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The 7 Most Unusual Habits of Corgis

Written by: Ejay Camposano
A college graduate with a degree in Electrical Engineering, Ejay has a diverse background that combines technical expertise with a passion for pets and is now one of the content writers at IHD. Read more
| Published on April 12, 2024

Corgis, with their distinctive short stature, robust bodies, and an irresistibly playful demeanor, are among the most beloved dog breeds worldwide. Originally bred in Wales for herding cattle and sheep, Corgis have evolved into much-loved companions, recognized for their intelligence and charm. This breed is divided into two distinct types: the Pembroke Welsh Corgi and the Cardigan Welsh Corgi, both known for their endearing qualities and strong herding instincts. Despite their popularity, Corgis exhibit a range of behaviors that can be quite unusual and sometimes humorous. These habits not only underscore their unique personality traits but also reflect their historical working background. This article explores the seven most unusual habits of Corgis, shedding light on these quirky behaviors and offering insights into what makes this breed so special and engaging.

1. “Corgi Flop”

One amusing and quite distinctive behavior observed in Corgis is known as the “Corgi flop.” When overly excited or simply in a relaxed state, a Corgi might suddenly flop over onto their back with little warning. This quirky action can seem dramatic, as if they’ve suddenly run out of energy and need a quick break. This behavior is often a sign of trust when it occurs around their owners, indicating their comfort and contentment. It’s also a way for them to cool down quickly by exposing their belly and getting maximum contact with cool surfaces.

2. Herding Small Objects

Despite their small size and domesticated lifestyle, Corgis often retain strong herding instincts, which can manifest in amusing ways. They may attempt to herd small objects around the house, such as balls, toys, or sometimes even moving shadows. This behavior is a remnant of their past as herding dogs, where they were tasked with moving and controlling livestock. For Corgi owners, providing puzzle toys and engaging in games that stimulate these instincts can help manage this behavior while keeping their Corgi mentally and physically stimulated.

3. Spinning in Circles

Corgis are known for their tendency to spin in circles, especially when excited or before doing something they enjoy, like going for a walk or receiving food. This spinning behavior is thought to be an expression of their anticipation and joy. It can also be a way for them to expel some of their boundless energy. Observing a Corgi spinning around can be quite entertaining, though it’s important to ensure this behavior does not stem from anxiety or become obsessive.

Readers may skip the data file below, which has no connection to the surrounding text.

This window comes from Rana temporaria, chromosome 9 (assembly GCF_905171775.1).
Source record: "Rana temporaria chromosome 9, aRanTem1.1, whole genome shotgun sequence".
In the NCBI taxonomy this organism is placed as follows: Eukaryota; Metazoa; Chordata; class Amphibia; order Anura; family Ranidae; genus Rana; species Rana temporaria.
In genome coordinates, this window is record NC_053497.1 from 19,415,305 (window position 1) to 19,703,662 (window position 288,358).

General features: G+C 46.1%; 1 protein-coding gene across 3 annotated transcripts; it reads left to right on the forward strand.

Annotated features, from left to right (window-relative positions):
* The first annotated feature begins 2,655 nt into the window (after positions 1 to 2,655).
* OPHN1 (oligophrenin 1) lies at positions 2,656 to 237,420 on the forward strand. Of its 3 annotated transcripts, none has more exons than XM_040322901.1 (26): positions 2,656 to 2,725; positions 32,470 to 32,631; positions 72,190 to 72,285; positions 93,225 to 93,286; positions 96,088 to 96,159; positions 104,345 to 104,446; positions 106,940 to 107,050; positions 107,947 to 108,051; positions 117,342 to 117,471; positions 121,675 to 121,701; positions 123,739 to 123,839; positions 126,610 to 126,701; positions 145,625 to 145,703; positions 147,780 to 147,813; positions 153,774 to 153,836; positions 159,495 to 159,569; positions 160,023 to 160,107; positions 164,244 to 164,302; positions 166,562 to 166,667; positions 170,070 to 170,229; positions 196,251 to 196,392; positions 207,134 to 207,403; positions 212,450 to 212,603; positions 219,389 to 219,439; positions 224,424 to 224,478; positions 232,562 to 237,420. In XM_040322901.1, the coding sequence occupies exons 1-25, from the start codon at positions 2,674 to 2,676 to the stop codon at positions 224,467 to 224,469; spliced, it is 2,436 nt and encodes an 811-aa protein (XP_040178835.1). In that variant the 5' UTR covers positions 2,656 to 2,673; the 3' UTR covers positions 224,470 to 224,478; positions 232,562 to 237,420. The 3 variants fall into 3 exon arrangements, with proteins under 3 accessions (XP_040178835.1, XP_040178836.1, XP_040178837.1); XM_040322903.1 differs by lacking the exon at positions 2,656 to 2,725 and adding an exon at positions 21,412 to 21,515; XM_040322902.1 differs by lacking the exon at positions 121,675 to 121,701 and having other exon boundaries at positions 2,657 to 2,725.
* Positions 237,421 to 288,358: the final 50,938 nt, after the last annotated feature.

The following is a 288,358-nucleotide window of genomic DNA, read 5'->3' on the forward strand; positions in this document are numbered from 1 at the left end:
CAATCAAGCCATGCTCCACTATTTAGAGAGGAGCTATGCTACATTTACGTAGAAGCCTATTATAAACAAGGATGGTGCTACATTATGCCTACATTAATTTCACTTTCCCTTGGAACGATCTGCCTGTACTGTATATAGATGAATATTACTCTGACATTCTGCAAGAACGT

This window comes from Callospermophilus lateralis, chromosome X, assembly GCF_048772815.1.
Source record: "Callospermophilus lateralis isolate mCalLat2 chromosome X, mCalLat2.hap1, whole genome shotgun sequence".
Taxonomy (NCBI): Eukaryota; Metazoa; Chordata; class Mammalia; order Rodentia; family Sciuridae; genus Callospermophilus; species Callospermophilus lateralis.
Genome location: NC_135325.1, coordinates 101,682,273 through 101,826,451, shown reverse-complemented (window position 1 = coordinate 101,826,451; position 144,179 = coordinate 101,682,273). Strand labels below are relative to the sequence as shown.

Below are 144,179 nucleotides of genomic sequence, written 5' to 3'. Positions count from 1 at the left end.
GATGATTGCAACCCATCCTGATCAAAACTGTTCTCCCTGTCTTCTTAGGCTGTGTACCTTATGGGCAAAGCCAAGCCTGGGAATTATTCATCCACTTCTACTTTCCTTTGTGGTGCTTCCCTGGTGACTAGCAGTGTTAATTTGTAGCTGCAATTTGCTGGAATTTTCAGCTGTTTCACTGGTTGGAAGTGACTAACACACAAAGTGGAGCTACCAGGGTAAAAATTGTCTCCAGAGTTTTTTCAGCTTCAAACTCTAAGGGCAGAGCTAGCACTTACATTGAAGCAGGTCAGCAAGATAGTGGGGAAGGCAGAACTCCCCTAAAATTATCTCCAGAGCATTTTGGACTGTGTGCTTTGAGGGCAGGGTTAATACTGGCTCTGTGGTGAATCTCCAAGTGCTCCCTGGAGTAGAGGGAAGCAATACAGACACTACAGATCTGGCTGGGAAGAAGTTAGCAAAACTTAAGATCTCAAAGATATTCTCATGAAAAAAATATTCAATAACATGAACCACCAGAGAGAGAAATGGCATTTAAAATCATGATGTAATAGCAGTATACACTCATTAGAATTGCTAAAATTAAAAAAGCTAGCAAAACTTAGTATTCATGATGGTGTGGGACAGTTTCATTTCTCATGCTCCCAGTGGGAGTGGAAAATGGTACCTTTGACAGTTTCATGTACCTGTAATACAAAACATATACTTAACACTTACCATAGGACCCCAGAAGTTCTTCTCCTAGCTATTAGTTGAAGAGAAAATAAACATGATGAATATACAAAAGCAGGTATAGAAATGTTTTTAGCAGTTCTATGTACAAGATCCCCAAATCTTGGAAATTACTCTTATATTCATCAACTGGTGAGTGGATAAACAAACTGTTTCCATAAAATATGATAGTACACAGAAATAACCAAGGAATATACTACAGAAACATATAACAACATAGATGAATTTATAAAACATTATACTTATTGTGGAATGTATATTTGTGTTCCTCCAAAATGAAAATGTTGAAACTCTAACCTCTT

4. Obsessive Barking

Corgis have a vocal nature, which can sometimes lead to unusual levels of barking. They may bark to communicate a variety of messages—from alerting about a stranger’s approach to expressing excitement or even boredom. This habit can be traced back to their roles as farm dogs, where barking was an essential part of their job in guarding and herding. Corgi owners often find that proper training and regular exercise can help manage excessive barking, ensuring it doesn’t become a nuisance.

5. “Bunny Hopping”

Corgis have a distinctive way of running where both their hind legs move together, often referred to as “bunny hopping.” This unusual gait is due to their long body and short legs, designed to help them dodge kicks from cattle. While it’s a natural movement for Corgis, it’s crucial to monitor this behavior to ensure it’s not exacerbated by health issues such as hip dysplasia, a common concern in breeds with similar body types.

6. Resource Guarding

Some Corgis develop a habit of guarding their resources, which can include food, toys, or even their favorite resting spots. This behavior likely stems from their historical working environment, where resources could be limited. While this can be a problematic behavior, it’s often manageable with proper training and socialization techniques that teach them to trust their environment and their owners.

7. Digging

Corgis are prone to digging, a behavior that can be traced back to their need to create dens or hunt small animals like rodents. In a home setting, this can lead to gardens being excavated and lawns turned over. Providing a designated digging area and engaging them in other activities can help manage this instinctual behavior.

In conclusion, Corgis are as quirky as they are charming, with unusual habits that reflect both their historical background and their vibrant personalities. Understanding and appreciating these behaviors can enhance the bond between Corgis and their owners, making life with these spirited dogs a joyous and fulfilling experience. Proper training and care ensure that their more challenging traits are managed effectively, allowing their endearing qualities to shine through.

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